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[MR. v. JULIANO E. ESTRELLA](https://lawyerly.ph/juris/view/c3b57?user=fbGU2WFpmaitMVEVGZ2lBVW5xZ2RVdz09)
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[ GR No. L-14212, Jul 31, 1961 ]

MR. v. JULIANO E. ESTRELLA +

DECISION

112 Phil. 761

[ G.R. No. L-14212, July 31, 1961 ]

MR. AND MRS. CU BU LIONG, PETITIONERS AND APPELLEES, VS. JULIANO E. ESTRELLA, ET AL., RESPONDENTS AND APPELLANTS.

[G.R. No. L-14757, July 31, 1961]

EULOGIO BERJA, PLAINTIFF AND APPELLANT, VS. EDWIN FERNANDEZ, DEFENDANT AND APPELLEE.

D E C I S I O N

BENGZON, C.J.:

These two appeals involve the validity of section 25 of Reorganization Plan No. 20-A issued under Republic Act No. 997. It reads as follows:
Each Regional Office shall have original and exclusive jurisdiction over all cases affecting all money claims arising from violations of labor standards on working conditions, including but not restrictive to: unpaid wages, underpayment, overtime, separation pay, and maternity leave of employees/laborers; and unpaid wages, overtime, separation pay, vacation pay and payment for medical services of domestic help. (Sec. 25, Reorganization Plan No. 20-A).
The first was a petition for certiorari and prohibition, filed in the Court of First Instance of Manila, against certain officials of the Department of Labor and the Sheriff of the City of Manila, to enjoin them from enforcing the decision of the Regional Office of said Department ordering the petitioning spouses to pay one Eleno Legronio the amount of P786.14 with legal interest, representing vacation pay, indemnity pay and overtime compensation. The petition rested on the allegation that said Reorganization Plan No. 20-A (sec. 25), upon which the respondent officials of the said department allegedly derived their power to adjudicate, was null and void.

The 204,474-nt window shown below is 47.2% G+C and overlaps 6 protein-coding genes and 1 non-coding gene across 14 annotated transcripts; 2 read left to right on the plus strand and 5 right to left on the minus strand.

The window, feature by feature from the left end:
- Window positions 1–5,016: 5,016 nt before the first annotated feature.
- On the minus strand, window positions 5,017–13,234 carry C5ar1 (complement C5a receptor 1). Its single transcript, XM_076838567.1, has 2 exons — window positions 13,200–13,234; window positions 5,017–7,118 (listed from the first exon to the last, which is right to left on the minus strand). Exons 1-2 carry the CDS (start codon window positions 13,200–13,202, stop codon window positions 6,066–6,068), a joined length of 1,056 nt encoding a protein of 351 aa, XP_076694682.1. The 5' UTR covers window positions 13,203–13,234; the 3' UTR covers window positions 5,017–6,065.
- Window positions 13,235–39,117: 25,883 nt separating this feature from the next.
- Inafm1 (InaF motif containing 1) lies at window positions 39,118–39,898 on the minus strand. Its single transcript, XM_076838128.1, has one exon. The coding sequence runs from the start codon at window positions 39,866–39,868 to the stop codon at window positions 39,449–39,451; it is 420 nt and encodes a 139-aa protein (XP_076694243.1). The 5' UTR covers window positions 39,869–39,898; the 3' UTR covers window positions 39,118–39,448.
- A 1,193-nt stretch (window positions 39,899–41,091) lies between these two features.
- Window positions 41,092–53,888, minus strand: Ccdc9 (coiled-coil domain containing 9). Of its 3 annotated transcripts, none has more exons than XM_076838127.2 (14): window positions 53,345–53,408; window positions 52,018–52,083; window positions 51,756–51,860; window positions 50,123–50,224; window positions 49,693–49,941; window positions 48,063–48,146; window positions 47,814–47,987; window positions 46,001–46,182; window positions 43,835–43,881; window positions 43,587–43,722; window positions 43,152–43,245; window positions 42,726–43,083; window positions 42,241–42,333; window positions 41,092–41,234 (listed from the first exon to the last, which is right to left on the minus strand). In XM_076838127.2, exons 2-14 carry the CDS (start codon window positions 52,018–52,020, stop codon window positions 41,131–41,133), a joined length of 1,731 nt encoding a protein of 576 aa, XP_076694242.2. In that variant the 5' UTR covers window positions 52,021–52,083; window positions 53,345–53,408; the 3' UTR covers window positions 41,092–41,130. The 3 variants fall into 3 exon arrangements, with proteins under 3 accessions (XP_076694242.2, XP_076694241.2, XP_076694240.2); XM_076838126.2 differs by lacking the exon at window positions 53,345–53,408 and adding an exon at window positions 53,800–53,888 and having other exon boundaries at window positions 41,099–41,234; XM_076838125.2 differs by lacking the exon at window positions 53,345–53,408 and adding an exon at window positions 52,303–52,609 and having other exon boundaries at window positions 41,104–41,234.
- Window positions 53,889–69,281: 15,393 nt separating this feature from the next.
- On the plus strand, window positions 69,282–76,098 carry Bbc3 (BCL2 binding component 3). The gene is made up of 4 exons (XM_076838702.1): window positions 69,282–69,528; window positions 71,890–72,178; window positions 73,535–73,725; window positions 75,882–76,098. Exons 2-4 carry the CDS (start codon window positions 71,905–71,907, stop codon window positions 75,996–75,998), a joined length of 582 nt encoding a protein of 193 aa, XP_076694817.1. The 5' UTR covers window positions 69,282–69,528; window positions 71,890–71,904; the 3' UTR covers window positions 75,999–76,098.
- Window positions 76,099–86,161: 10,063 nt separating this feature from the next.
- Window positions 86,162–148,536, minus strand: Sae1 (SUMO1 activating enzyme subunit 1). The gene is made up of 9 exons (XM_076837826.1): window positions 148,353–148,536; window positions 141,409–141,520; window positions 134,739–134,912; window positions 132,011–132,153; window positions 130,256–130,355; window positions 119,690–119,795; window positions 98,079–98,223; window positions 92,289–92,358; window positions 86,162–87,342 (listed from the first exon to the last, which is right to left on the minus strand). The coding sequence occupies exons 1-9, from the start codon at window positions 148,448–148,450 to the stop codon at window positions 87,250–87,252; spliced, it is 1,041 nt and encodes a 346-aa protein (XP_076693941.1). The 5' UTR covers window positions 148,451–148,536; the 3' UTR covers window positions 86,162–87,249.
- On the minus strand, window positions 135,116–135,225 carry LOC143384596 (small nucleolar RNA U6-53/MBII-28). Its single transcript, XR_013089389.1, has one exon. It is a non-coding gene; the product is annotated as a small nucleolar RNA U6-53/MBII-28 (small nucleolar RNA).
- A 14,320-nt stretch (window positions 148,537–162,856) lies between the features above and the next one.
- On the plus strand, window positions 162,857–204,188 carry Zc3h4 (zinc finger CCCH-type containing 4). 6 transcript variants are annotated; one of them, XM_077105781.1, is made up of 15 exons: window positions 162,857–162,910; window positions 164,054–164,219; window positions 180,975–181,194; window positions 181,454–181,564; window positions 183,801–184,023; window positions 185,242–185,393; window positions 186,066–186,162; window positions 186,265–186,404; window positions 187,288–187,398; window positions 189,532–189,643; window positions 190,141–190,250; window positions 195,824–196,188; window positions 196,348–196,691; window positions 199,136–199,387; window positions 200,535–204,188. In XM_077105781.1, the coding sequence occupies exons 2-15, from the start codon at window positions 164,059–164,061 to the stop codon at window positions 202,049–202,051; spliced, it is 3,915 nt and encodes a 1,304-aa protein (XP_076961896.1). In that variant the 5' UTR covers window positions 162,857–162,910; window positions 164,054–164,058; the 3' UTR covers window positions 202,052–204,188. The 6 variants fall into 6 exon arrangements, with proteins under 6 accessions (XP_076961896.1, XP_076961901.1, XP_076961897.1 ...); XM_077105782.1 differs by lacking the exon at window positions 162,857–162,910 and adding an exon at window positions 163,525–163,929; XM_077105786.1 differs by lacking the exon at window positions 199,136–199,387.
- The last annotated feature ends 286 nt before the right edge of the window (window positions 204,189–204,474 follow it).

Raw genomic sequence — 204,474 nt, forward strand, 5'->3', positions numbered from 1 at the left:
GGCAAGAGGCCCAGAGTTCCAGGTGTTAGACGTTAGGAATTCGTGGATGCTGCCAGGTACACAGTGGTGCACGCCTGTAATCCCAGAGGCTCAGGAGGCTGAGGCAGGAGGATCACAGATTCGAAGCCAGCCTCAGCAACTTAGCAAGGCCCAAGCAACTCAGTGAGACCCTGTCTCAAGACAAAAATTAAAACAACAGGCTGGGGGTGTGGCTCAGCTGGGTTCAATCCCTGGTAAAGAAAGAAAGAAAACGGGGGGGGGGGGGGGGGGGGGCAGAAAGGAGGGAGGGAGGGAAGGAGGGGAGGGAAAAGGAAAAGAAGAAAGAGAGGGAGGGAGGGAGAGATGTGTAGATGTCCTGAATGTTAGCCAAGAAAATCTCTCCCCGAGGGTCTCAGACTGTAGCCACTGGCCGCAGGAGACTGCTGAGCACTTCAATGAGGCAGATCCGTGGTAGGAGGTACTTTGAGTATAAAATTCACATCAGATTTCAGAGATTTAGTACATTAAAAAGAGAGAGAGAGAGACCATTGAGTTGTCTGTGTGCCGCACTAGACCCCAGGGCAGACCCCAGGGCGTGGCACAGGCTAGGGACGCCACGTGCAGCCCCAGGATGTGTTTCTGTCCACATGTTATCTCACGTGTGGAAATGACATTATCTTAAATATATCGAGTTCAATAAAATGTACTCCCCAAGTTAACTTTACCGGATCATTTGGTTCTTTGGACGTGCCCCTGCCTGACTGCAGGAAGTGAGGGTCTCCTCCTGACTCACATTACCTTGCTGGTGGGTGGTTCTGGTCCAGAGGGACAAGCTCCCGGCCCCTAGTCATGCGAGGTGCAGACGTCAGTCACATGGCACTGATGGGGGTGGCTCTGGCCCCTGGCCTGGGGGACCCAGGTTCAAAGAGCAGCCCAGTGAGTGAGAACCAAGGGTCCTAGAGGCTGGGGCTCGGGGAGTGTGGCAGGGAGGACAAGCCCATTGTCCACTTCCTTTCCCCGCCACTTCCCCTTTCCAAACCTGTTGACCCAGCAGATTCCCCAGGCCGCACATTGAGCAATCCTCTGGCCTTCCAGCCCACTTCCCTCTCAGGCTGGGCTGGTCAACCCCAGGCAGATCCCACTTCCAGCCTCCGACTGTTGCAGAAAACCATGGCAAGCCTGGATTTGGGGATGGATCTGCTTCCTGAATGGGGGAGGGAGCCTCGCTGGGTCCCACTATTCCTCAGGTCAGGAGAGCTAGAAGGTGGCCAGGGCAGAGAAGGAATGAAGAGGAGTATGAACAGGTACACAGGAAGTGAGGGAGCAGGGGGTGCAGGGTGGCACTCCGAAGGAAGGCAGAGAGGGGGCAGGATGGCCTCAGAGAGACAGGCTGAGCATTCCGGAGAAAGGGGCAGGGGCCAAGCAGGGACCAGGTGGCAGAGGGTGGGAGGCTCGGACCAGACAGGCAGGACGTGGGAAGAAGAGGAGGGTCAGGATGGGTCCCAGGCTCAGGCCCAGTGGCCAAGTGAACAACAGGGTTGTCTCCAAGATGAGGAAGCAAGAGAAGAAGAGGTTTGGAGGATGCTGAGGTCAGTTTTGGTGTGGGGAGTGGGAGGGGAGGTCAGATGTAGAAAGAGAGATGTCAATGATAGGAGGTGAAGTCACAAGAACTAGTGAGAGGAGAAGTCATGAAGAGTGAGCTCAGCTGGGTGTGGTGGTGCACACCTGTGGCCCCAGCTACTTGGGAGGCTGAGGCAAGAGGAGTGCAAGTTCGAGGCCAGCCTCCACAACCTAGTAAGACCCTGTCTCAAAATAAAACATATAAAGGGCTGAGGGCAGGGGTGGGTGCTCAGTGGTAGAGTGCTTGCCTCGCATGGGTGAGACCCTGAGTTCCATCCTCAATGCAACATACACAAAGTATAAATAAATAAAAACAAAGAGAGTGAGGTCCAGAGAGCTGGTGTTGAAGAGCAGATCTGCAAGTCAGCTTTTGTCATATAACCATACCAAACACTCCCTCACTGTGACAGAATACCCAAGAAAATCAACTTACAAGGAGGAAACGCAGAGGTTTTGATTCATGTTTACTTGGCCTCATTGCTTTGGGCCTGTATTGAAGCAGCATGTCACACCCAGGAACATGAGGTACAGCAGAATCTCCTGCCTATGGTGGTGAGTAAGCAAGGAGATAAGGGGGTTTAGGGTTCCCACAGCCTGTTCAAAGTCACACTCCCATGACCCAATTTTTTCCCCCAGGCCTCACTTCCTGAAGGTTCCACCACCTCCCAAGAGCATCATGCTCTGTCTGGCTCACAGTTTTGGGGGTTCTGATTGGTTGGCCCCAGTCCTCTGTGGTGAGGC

The court, after due consideration of the matter, opined that the said section of the Reorganization Plan was invalid for having conferred judicial powers upon an executive agency. Accordingly, it granted the petition for certiorari, and issued a permanent injunction against the said respondent officials. The latter appealed to this Court, maintaining the validity of the said Reorganization Plan.

In the second, a complaint was filed before the Justice of the Peace Court of Dingle, Iloilo, to recover overtime pay, separation pay and additional pay for work on Sundays and legal holidays. After the issues had been joined and the hearing held, the said court rendered judgment requiring Edwin Fernandez to pay Berja the amounts of P1,317.35 P23.00 and P50.45 as overtime pay, separation pay and additional compensation. Defendant Fernandez appealed to the Court of First Instance of Iloilo, where plaintiff Berja submitted an amended complaint. Thereafter Fernandez moved to dismiss, on the ground of lack of jurisdiction because under Reorganization Plan No. 20-A, the issue should be threshed out not before the courts but before the Department of Labor Regional Office. Upholding the motion, the court dismissed the case.